Personalities

Five Questions for Alan Cumming

By Erin Carlson

Alan Cumming’s new act, Legal Immigrant, is as American as it gets. (Phillip Toledano)

Weeks before bringing his hit cabaret show to Schultz Cultural Arts Hall in Palo Alto this month, Alan Cumming was feeling a bit nervous. The Tony-winning Scottish actor first performed Alan Cumming Sings Sappy Songs four years ago at New York City’s Café Carlyle, earning critical raves in his adopted hometown. Afterward, he took Sappy Songs to such cities as Las Vegas, where PBS recorded a masterful performance that aired in November 2016. In the special, Cumming combined emotion and edge to tell his life story through music from Annie Lennox and Keane to Billy Joel and Miley Cyrus, among other artists. Lately, the multitasker — who shifts from stage to screen and back with astonishing ease — has focused on his new act, Legal Immigrant, a timely defense of the importance of immigrants in society. “Once in a while someone says, ‘Oh, we never got Sappy Songs. Can we have it?’ And so I pull it out of the bag,” he says. “But this is the longest that [the band and I] won’t have ever done it, so it’s kind of scary.” At the same time, he affirms, “We’ll be great.” While Cumming, 54, prepares to resurrect Sappy Songs following a hiatus, there’s no question that once he hits the stage on April 14, he’ll own it like no other.

You’re a diehard New Yorker. New Yorkers like to gripe about California. What do you like about our state? New Yorkers don’t really bitch about California. They bitch about L.A. more, and I think it’s partly because L.A. is a work [town]. For me, I bitch about L.A. because it’s a work town. … People [in California] have a very great sense of using the outdoors, and health, and recreation. It’s standing up for our climate, and the values that we all used to think were the values of this country. I mean, I’m full of admiration for California right now. But L.A., still, is a little bit of a bugbear in my liking — just in terms that spending time there means, in a way, letting go of the more rounded way of life that I would like.

What inspired your cabaret act? In my dressing room [at the 2014 revival of Cabaret], I started this thing called Club Cumming. I got a bar. A booze sponsor gave me all this booze. … And I would have drinks and play music. … I grew to love a lot of the songs [I heard back-stage that year], and put them into [Sappy Songs]. I thought, “Why do these songs keep coming back to me? I don’t really like these songs.” And I realized they’re either by artists who I sort of am slightly snobby about, or there were songs, pop songs, that were over-produced, and you couldn’t really hear [the music itself ]. I think, “Why shouldI stand up and sing songs? I don’t have that great a voice, but I know I can be authentic.”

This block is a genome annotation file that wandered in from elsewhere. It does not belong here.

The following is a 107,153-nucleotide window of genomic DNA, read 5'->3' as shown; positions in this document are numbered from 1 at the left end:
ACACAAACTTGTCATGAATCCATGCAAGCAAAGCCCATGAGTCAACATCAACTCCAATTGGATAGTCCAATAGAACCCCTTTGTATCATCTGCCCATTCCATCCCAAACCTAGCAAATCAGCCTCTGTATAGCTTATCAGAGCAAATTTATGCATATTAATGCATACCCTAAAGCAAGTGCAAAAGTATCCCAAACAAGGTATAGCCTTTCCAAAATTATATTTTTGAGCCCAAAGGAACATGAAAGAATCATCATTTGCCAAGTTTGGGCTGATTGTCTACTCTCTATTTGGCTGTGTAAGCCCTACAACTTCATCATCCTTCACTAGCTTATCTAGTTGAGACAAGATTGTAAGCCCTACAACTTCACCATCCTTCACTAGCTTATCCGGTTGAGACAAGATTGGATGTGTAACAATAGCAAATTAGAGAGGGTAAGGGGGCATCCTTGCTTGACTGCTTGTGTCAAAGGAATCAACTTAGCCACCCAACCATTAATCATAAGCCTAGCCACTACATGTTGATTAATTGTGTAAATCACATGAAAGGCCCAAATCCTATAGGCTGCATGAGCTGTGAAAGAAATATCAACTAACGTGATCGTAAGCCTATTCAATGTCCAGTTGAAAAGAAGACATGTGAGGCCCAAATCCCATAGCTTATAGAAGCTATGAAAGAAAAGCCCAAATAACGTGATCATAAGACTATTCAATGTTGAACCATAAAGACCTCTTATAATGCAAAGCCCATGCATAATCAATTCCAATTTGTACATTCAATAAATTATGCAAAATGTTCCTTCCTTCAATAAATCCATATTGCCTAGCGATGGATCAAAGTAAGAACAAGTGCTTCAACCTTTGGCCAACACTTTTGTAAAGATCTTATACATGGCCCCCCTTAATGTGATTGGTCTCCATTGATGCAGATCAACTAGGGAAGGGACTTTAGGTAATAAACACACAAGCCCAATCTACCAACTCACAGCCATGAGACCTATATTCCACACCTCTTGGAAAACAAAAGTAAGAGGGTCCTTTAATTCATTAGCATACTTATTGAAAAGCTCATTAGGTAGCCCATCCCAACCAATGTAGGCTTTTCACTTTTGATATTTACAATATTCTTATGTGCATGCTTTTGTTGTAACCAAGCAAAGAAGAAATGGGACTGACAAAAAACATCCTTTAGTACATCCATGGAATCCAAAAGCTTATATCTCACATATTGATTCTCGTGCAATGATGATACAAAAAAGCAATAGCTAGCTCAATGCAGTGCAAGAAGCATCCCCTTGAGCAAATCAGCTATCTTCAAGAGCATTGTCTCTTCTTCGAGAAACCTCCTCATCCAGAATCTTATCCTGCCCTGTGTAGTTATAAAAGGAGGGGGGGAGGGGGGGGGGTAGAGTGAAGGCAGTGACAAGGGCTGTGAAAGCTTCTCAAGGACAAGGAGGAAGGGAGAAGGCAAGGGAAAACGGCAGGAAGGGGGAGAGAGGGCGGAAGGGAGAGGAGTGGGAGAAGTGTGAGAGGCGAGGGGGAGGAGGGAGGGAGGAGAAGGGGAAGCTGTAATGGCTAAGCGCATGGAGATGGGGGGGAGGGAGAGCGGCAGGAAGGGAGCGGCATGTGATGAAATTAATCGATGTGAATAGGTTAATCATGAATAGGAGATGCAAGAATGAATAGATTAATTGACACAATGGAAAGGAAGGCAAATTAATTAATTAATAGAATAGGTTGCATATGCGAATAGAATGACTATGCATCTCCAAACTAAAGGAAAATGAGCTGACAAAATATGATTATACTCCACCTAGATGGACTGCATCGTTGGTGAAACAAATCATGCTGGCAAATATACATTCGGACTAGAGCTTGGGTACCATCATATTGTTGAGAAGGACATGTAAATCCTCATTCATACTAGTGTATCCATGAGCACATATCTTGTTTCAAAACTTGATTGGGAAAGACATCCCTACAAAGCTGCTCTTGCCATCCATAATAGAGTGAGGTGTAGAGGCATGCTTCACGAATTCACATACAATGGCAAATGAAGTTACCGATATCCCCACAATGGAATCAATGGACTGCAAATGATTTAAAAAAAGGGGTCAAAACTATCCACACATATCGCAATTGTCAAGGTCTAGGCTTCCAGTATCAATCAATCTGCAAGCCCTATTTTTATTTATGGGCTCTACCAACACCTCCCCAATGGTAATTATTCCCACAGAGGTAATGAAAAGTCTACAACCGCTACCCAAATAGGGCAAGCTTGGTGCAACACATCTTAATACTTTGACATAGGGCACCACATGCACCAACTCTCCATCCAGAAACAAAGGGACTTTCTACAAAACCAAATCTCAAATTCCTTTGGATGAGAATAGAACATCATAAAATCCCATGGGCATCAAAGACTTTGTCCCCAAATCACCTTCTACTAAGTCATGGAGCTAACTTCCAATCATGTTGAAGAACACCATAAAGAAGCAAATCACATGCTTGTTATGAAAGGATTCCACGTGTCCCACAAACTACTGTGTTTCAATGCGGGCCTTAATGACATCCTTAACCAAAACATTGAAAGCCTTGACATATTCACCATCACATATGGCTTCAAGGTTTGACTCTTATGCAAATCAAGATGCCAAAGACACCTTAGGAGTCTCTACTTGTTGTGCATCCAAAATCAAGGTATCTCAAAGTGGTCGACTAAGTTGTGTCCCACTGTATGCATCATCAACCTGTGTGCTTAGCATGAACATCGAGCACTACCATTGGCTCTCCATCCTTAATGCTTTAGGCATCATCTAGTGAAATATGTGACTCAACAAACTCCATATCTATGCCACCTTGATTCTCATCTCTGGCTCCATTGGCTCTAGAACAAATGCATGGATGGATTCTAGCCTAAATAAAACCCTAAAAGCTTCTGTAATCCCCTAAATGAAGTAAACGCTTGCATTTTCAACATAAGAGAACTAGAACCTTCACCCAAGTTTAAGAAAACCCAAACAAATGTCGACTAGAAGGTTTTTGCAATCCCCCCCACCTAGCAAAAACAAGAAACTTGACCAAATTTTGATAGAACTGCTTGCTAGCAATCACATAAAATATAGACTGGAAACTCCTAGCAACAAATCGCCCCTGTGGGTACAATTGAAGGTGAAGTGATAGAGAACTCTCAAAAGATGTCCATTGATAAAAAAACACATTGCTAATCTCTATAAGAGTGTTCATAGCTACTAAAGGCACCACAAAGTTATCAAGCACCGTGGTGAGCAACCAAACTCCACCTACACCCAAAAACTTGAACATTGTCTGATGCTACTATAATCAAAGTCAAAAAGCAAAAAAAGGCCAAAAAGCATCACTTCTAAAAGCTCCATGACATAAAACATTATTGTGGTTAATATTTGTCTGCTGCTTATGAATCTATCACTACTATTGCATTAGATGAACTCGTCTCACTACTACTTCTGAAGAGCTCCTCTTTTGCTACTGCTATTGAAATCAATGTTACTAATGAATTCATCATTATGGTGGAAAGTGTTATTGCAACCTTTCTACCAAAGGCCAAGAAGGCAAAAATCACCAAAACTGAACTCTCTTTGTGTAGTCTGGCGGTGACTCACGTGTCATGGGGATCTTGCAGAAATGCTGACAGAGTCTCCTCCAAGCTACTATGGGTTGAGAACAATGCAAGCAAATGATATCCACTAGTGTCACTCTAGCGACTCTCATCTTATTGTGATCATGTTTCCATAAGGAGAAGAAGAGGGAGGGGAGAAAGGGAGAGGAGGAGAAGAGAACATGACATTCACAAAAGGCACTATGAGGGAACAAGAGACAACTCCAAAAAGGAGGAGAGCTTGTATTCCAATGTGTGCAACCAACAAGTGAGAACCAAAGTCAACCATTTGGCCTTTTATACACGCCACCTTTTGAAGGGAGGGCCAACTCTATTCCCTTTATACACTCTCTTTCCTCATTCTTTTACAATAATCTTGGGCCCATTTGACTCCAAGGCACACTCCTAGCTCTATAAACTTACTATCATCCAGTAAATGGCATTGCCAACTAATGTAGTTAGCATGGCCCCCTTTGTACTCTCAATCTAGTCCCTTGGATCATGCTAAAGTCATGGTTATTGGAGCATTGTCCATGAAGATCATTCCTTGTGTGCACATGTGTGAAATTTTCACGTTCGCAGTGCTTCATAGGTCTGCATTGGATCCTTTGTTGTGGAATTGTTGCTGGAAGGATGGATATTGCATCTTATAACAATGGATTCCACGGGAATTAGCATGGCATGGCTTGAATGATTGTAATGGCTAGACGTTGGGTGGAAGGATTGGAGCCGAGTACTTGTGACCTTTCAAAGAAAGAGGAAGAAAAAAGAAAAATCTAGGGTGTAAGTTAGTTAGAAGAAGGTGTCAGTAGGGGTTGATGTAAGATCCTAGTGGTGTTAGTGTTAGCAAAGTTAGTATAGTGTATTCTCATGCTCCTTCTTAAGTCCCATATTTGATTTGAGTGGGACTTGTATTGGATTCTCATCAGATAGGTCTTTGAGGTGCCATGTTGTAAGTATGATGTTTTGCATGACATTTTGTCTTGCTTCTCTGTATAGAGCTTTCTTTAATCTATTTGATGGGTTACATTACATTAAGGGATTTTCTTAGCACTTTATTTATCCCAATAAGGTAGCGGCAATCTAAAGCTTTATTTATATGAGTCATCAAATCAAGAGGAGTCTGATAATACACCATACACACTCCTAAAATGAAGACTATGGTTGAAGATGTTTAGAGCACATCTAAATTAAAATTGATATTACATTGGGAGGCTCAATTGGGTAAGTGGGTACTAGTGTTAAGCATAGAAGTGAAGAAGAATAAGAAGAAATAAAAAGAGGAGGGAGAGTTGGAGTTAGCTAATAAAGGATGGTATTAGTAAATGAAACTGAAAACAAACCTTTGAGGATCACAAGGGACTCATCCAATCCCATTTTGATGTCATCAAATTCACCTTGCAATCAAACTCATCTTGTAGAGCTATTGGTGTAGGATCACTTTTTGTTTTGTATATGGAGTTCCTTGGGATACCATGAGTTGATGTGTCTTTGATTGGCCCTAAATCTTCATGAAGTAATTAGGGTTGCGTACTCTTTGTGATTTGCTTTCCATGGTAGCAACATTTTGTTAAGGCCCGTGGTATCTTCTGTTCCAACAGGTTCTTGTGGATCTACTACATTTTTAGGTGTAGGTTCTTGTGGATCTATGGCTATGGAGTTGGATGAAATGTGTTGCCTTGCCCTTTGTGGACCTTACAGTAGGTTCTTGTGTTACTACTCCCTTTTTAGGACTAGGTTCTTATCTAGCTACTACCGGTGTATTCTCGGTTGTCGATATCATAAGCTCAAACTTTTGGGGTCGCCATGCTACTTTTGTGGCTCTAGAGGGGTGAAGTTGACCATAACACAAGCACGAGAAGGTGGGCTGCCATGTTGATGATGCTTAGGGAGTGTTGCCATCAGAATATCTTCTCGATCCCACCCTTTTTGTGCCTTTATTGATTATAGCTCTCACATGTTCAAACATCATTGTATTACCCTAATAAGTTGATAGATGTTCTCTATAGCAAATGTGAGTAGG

Also this spring, you’ll perform Legal Immigrant in Southern California. What inspired you to turn the subject of immigration into cabaret? About a year ago now, I read that the [U.S.Citizenship and Immigration and Services] website removed the phrase “nation of immigrants” from its web-site, and that shocked me. I mean it just really shocked me that this historical revision was happening. … I called it Legal Immigrant because it doesn’t really matter what’s in front of the word “immigrant” anymore. Just the word itself is, like, alarm bells and negativity. When you grow negative about immigration, you’re really being negative about America— so anti-immigration really equals anti-American.

You were heckled onstage by some Trump supporters in Palm Beach. On the flip side, any unexpectedly positive experiences performing the show? I was in Arizona last December, and I was like, “Oh God, what’s this going to be like?” We were in Tucson. It was absolutely great. It was an amazing audience, actually. It’s almost like the nearer you get [to the U.S.-Mexico border], people are going,“We don’t want a wall.”…There was a man in the front row wearing an AOC T-shirt. And I thought, “Oh, this is going to be fine.” So, I sent [Alexandria Ocasio-Cortez] a little video from the tour bus afterward, just saying that she should know she’s loved everywhere. And this was even before she was a congresswoman.

Palo Alto is Silicon Valley territory. What kind of advice do you have for artsy kids whose parents are pushing them to pursue careers in, say, venture capital? I mean, the arts have a lot of things to offer in terms of how we [understand] the human mind, and how the human mind works, and how you understand other people. So I think,“Give it a go.” Don’t be one of those people who say, “Oh, I was going to do that. I wish I’d done this. I wish my life would be different.” Because it’s not a pleasant place to be. … It might not work out. It doesn’t workout for 95 percent of people. But wouldn’t you rather have given it a go and had some fun and learned things and met people?

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